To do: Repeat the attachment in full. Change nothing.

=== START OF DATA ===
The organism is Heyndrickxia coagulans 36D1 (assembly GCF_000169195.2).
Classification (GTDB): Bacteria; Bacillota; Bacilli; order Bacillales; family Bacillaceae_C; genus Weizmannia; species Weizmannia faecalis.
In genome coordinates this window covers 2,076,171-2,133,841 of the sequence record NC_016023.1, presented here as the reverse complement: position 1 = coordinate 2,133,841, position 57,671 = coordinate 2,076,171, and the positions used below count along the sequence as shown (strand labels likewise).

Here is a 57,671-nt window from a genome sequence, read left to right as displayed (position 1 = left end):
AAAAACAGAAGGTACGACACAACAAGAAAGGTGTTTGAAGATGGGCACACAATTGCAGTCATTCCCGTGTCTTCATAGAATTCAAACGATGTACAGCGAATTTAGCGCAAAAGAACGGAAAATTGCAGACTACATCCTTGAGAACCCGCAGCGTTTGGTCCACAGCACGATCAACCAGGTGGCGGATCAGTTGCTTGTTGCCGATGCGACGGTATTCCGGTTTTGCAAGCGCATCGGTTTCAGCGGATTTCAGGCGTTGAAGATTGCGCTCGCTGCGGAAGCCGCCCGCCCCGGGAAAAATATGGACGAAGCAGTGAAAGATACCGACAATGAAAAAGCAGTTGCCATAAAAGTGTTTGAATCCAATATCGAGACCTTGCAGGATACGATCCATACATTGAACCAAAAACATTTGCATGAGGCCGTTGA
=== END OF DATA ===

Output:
The organism is Heyndrickxia coagulans 36D1 (assembly GCF_000169195.2).
Classification (GTDB): Bacteria; Bacillota; Bacilli; order Bacillales; family Bacillaceae_C; genus Weizmannia; species Weizmannia faecalis.
In genome coordinates this window covers 2,076,171-2,133,841 of the sequence record NC_016023.1, presented here as the reverse complement: position 1 = coordinate 2,133,841, position 57,671 = coordinate 2,076,171, and the positions used below count along the sequence as shown (strand labels likewise).

Here is a 57,671-nt window from a genome sequence, read left to right as displayed (position 1 = left end):
AAAAACAGAAGGTACGACACAACAAGAAAGGTGTTTGAAGATGGGCACACAATTGCAGTCATTCCCGTGTCTTCATAGAATTCAAACGATGTACAGCGAATTTAGCGCAAAAGAACGGAAAATTGCAGACTACATCCTTGAGAACCCGCAGCGTTTGGTCCACAGCACGATCAACCAGGTGGCGGATCAGTTGCTTGTTGCCGATGCGACGGTATTCCGGTTTTGCAAGCGCATCGGTTTCAGCGGATTTCAGGCGTTGAAGATTGCGCTCGCTGCGGAAGCCGCCCGCCCCGGGAAAAATATGGACGAAGCAGTGAAAGATACCGACAATGAAAAAGCAGTTGCCATAAAAGTGTTTGAATCCAATATCGAGACCTTGCAGGATACGATCCATACATTGAACCAAAAACATTTGCATGAGGCCGTTGA